Interviewer: Doctor, can you explain what fisetin is?
Dr. Puya Yazdi: Fisetin is a flavanoid. These flavanoids became very popular over the years. While there's been about 50 years of work done on them, they've become very popular lately because they're considered unbelievable antioxidants. What makes something an antioxidant is that, I guess, more and more people are starting to learn about reactive oxidant species and these types of things, but on a cellular level, there's always an interplay between energy and the side effects of energy that are really bad for you. What happens is as your body converts oxygen and sugar into actual usable energy--that usable energy is ATP. The more of this you get produced, a side effect of this is you get these things called reactive oxidant species. These things are extremely bad because they cause damage to other molecules and proteins inside of cells. Eventually, what happens is you accumulate more and more of these over time; they cause greater and greater amounts of damage in your cells, which actually causes cellular death. Once you start causing cellular death, you're then starting to get into tissues, where now you're causing tissue damage. It's thought of as, perhaps, the central mechanism that causes and age and almost all of the effects that occur with aging, whether they be cognitive or skin-related, really are thought of as a major player being this accumulation of this reactive oxidant species. Fisetin, as a flavanoid, is one of the best antioxidants to fight this process during the aging process. Additionally, it has some other mechanisms that are important in cognition that make it a unique flavanoid compared to other flavanoids.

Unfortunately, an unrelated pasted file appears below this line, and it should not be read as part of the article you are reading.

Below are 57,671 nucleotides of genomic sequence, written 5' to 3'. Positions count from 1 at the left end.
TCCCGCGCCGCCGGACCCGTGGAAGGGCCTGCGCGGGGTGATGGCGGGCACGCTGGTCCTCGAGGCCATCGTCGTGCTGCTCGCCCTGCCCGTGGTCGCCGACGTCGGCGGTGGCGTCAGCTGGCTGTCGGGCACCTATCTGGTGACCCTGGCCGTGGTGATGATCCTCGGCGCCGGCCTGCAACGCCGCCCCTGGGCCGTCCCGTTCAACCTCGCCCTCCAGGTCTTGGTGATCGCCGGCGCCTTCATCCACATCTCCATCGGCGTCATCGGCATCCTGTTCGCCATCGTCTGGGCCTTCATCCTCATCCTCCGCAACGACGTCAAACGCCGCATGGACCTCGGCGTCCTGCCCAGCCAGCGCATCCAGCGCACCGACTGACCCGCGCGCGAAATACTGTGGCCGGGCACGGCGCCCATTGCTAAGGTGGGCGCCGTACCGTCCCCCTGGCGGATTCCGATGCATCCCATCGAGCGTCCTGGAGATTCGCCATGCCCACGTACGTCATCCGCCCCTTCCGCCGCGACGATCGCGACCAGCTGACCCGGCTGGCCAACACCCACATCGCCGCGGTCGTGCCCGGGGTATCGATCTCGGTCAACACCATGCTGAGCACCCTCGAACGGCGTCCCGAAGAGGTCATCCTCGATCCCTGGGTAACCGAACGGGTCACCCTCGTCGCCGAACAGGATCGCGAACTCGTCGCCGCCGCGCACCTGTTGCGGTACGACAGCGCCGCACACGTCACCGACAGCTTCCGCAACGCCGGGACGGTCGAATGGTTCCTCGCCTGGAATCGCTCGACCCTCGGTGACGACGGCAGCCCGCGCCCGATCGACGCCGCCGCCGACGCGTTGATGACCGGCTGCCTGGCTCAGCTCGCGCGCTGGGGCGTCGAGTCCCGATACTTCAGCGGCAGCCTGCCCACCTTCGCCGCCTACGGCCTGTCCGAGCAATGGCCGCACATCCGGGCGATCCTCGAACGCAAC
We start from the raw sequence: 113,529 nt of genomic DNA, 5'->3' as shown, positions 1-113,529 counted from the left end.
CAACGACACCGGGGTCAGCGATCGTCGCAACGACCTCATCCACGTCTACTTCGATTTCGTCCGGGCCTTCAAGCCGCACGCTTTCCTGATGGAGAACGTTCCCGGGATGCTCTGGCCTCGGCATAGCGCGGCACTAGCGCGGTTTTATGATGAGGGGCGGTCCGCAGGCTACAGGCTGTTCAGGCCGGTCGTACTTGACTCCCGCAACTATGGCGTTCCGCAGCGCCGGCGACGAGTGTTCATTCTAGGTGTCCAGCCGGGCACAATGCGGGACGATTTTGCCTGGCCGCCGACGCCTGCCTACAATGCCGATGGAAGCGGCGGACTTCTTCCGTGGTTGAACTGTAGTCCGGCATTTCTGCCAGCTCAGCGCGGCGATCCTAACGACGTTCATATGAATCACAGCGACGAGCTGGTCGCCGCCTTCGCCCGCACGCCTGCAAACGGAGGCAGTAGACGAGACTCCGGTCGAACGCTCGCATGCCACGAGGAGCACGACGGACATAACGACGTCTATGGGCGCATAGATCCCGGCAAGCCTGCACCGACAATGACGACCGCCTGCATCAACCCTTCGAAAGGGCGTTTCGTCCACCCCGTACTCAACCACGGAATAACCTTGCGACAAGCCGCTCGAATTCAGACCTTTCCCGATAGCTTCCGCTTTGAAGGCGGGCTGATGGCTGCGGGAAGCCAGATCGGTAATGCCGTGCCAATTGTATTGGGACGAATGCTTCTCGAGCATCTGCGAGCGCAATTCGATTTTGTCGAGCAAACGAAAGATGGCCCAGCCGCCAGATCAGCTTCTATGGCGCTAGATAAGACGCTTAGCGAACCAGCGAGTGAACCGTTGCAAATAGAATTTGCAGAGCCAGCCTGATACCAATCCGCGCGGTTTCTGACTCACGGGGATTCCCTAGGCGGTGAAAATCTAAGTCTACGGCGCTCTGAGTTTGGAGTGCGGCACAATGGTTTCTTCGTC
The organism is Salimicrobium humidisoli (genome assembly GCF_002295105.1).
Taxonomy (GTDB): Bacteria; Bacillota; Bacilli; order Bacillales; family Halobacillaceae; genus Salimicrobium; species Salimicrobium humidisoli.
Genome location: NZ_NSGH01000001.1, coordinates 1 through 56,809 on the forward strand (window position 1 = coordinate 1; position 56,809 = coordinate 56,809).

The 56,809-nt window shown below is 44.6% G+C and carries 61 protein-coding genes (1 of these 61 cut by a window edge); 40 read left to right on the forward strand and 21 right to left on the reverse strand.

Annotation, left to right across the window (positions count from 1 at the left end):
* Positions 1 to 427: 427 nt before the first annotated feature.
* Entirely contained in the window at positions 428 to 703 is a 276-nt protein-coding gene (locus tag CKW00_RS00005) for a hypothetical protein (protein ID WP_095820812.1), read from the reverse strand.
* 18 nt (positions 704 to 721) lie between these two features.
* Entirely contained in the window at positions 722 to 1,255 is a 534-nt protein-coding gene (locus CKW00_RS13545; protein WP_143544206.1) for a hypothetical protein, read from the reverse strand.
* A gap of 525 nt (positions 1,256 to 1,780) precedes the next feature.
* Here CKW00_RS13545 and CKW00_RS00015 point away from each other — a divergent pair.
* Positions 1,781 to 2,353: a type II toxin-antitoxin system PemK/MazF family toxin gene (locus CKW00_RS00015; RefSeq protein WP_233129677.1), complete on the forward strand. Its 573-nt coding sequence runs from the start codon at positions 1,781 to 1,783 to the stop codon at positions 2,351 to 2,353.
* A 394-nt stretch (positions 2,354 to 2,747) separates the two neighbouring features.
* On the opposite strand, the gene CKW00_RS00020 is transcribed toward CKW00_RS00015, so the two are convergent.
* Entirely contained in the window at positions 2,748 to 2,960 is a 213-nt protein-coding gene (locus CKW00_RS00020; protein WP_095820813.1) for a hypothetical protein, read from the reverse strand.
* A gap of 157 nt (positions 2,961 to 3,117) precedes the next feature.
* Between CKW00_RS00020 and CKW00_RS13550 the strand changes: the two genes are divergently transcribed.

Interviewer: Can you talk about where it's found? Are there other food sources?
Dr. Yazdi: The best food source for fisetin is strawberries.
Dr. Yazdi: So whenever you hear on TV that strawberries are usually found to be good for certain conditions, whether they be cognitive conditions or whether they be heart-related conditions, most likely what makes the strawberries unique is, of all the things that you eat, they have one of the highest sources of fisetin. Now, fisetin is also found in a lot of tree barks and roots and things like that; things you can't eat but things that, if you get that out of there, suddenly it becomes a great supplement. That's what makes fisetin unique is that it's found in a lot of tree barks and things like that that animals can eat but that humans don't have the digestive system to eat.
Dr. Yazdi: But if you were to ask me, is there one fruit or one vegetable which kind of tells the whole fisetin story, it's strawberries. Anytime on TV you hear about the health benefits of strawberries, what they're really talking about is the health benefits of fisetin, which is very profound.